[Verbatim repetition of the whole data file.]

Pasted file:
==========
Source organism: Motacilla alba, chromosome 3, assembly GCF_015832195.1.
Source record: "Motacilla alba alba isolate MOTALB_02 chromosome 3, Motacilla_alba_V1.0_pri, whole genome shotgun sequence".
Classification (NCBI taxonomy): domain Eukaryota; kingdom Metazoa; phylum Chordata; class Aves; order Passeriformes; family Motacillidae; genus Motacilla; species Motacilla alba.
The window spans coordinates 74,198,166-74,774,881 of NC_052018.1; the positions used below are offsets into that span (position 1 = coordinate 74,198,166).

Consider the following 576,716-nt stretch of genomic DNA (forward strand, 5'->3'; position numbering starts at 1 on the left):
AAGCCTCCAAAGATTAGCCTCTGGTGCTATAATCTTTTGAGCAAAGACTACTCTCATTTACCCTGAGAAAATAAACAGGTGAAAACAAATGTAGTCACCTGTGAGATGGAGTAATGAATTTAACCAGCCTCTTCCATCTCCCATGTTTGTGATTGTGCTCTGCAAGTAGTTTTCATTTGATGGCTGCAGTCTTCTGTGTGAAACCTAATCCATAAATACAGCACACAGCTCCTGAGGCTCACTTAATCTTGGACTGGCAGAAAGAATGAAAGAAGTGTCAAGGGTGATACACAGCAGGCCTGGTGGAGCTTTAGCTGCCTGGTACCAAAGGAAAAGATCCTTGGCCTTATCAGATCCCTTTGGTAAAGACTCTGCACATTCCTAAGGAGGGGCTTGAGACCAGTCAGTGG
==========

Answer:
Source organism: Motacilla alba, chromosome 3, assembly GCF_015832195.1.
Source record: "Motacilla alba alba isolate MOTALB_02 chromosome 3, Motacilla_alba_V1.0_pri, whole genome shotgun sequence".
Classification (NCBI taxonomy): domain Eukaryota; kingdom Metazoa; phylum Chordata; class Aves; order Passeriformes; family Motacillidae; genus Motacilla; species Motacilla alba.
The window spans coordinates 74,198,166-74,774,881 of NC_052018.1; the positions used below are offsets into that span (position 1 = coordinate 74,198,166).

Consider the following 576,716-nt stretch of genomic DNA (forward strand, 5'->3'; position numbering starts at 1 on the left):
AAGCCTCCAAAGATTAGCCTCTGGTGCTATAATCTTTTGAGCAAAGACTACTCTCATTTACCCTGAGAAAATAAACAGGTGAAAACAAATGTAGTCACCTGTGAGATGGAGTAATGAATTTAACCAGCCTCTTCCATCTCCCATGTTTGTGATTGTGCTCTGCAAGTAGTTTTCATTTGATGGCTGCAGTCTTCTGTGTGAAACCTAATCCATAAATACAGCACACAGCTCCTGAGGCTCACTTAATCTTGGACTGGCAGAAAGAATGAAAGAAGTGTCAAGGGTGATACACAGCAGGCCTGGTGGAGCTTTAGCTGCCTGGTACCAAAGGAAAAGATCCTTGGCCTTATCAGATCCCTTTGGTAAAGACTCTGCACATTCCTAAGGAGGGGCTTGAGACCAGTCAGTGG